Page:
On February 2011 my wife and I received the wonderful news that we would welcome our third child into this world. We were very excited and started planning for his arrival. We moved into a bigger home, we prepared his room and mentally prepared our then younger son to be a big brother.
On May 2011 my wife attended an appointment for an ultrasound in which everything was going smoothly, the technician and my wife were chit chatting and smiling during the visit when suddenly the technician got real quiet and serious. The tech left the room and came back with a doctor and both were looking very intently at the screen. The tech and doctor finished the ultrasound and asked my wife to join them in an office. The doctor started, “First, I want you to know it is nothing you did or did not do, it is not your fault….” He proceeded to tell my wife there was a problem with the baby’s heart, he suffered from what they suspected to be a Congenital Heart Defect known as Tetralogy of Fallot, but needed to do more tests to confirm. From the hospital, my wife phoned me, to come over, but I could not quite understand what was wrong.
After I arrived, we were brought into a small conference room and the doctor explained the whole situation. The next few months were torture as my wife went through several tests to see if there was anything else wrong with the baby including Down’s syndrome, etc. Those tests came back negative, but waiting for and receiving those calls from the labs and doctors was horrible.
After months of worry, our son Gael Adrian Solano was born on October 17, 2011 via caesarean section and the diagnosis of the Congenital Heart Defect Tetralogy of Fallot was completely confirmed. He was rushed to Rady Children’s Hospital in San Diego which thankfully was basically next door to where my wife gave birth. He spent his first 10 days of life in NICU and it was determined that he could wait at least 6 months before surgery. The months after his birth and before surgery were full of doctors’ appointments and nurse house visits.
On the night before the surgery, our family got together for an emotional night of prayer. We were very frightened of what was to come. At almost 6 months of age, on April 3, 2012 Gael had open-heart surgery. The whole family showed up at the hospital to show their support which lifted our spirits quite a bit. The 5 hour surgery itself went well, however; complications ensued and it was decided to keep Gail under a medically indused coma while they get everything under control. AFter a few days, they were able to wake Gael. We were so happy the day he was finally allowed to go home.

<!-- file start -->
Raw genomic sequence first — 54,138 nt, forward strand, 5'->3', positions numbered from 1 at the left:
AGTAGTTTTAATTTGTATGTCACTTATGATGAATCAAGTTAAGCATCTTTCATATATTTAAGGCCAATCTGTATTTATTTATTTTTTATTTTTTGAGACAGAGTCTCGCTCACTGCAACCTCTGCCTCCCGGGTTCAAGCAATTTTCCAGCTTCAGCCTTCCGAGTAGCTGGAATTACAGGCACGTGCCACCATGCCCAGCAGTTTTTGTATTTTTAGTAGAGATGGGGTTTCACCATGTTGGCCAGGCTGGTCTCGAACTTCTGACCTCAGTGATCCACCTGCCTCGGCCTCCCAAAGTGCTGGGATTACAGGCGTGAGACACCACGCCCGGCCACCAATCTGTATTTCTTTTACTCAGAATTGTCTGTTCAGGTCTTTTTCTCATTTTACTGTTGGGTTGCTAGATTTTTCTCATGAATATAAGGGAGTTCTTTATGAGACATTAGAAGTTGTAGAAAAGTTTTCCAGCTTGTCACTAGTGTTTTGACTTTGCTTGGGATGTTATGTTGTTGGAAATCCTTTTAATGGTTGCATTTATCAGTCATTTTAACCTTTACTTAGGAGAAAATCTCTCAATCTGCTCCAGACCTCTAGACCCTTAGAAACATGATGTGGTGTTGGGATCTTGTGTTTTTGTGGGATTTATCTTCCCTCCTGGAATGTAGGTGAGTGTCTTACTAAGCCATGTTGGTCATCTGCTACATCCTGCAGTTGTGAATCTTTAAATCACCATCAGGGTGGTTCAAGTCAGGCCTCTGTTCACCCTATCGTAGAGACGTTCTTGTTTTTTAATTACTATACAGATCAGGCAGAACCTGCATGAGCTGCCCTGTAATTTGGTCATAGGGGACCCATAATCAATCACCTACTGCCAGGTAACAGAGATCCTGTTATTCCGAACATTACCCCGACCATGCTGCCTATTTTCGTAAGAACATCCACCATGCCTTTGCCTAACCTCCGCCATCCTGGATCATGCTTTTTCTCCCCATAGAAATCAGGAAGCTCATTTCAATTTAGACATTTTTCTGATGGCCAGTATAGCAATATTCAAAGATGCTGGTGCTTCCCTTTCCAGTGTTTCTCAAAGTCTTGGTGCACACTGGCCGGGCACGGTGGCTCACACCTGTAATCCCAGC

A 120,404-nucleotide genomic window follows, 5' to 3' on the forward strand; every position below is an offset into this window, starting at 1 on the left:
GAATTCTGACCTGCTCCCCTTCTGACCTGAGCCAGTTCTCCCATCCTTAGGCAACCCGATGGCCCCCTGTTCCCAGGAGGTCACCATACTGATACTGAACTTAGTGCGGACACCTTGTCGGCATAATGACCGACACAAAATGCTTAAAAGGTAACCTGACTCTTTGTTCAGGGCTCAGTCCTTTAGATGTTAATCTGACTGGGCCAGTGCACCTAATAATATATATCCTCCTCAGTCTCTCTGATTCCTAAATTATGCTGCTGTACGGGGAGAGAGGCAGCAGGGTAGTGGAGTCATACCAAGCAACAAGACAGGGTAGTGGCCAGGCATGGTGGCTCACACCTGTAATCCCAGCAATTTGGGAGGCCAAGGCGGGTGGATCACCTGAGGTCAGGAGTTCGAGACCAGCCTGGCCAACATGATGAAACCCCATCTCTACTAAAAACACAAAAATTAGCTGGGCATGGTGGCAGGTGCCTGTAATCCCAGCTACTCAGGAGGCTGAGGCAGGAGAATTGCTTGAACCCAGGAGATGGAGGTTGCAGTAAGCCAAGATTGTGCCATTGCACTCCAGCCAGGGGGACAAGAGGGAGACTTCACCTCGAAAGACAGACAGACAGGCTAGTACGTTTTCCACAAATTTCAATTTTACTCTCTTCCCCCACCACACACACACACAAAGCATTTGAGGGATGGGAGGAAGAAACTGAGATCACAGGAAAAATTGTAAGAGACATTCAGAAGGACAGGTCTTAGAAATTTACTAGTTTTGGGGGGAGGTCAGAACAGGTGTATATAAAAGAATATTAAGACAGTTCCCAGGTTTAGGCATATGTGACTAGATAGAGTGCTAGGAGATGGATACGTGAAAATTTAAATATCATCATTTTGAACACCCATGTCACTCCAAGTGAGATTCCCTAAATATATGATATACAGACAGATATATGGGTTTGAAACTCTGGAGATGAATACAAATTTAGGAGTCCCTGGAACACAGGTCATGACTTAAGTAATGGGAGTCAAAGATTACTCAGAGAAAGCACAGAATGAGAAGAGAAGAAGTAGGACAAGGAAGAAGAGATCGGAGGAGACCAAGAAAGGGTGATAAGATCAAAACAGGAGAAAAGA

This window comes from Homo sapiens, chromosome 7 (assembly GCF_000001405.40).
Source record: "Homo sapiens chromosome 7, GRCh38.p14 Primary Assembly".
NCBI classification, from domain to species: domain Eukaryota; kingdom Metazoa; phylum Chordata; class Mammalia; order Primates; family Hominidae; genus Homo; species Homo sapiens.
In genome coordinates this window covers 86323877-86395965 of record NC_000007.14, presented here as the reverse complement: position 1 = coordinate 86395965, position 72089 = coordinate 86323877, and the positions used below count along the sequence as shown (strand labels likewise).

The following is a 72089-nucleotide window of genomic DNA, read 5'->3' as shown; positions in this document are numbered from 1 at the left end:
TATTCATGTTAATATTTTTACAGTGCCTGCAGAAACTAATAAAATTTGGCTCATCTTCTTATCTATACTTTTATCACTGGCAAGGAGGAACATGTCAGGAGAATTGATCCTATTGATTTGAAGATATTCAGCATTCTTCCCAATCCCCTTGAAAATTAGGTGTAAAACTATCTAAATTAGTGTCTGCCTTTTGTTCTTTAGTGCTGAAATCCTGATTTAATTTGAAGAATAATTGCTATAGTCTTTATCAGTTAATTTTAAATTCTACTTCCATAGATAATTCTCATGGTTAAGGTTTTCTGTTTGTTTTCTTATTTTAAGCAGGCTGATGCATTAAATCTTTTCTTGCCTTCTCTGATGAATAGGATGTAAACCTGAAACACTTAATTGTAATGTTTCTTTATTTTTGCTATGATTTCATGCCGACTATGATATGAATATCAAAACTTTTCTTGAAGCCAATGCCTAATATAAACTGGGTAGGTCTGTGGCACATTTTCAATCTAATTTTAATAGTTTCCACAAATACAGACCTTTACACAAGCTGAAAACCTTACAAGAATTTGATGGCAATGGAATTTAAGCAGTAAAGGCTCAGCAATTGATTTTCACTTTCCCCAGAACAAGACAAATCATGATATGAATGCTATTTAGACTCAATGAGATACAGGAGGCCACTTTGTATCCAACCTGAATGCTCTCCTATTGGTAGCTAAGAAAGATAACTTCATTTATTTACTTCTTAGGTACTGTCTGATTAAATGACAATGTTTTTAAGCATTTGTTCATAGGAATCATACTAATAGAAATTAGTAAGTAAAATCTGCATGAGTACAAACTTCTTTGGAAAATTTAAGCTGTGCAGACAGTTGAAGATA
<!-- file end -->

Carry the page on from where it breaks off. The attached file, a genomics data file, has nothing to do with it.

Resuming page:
Today, although he is not 100% and is scheduled to have a small procedure on March 2013 and a possible stent placement procedure on October 2013, Gael is otherwise thriving, growing slowly but surely, is doing all the cute baby things, walking, loving his older brothers (Diego and Angel) and generally being a silly, smiley, happy baby.
What is amazing to my wife and I is the fact that he does not allow his condition to define him or limit what he can do. As you can see from the photo below, a few days after he was allowed to awake from the medically induced coma, he was all smiles. If that had been me I would be in tears (and of course I happen to be a 5’11 220 lbs. man). To say Gael came to change our lives would be an understatement. Gael came and turned our lives upside down and sideways but in a good way. He has reminded us what is Important in life and showed us, through example, what bravery really means. He is after all, as my wife calls him, “Nuestro Guerrero, “ our little warrior.
I want to thank The Children’s Heart Foundation’s efforts in pushing forward to help fund research which is designed to find better and more effective ways to help children like my son and give them an opportunity to grow up and live a full and happy life.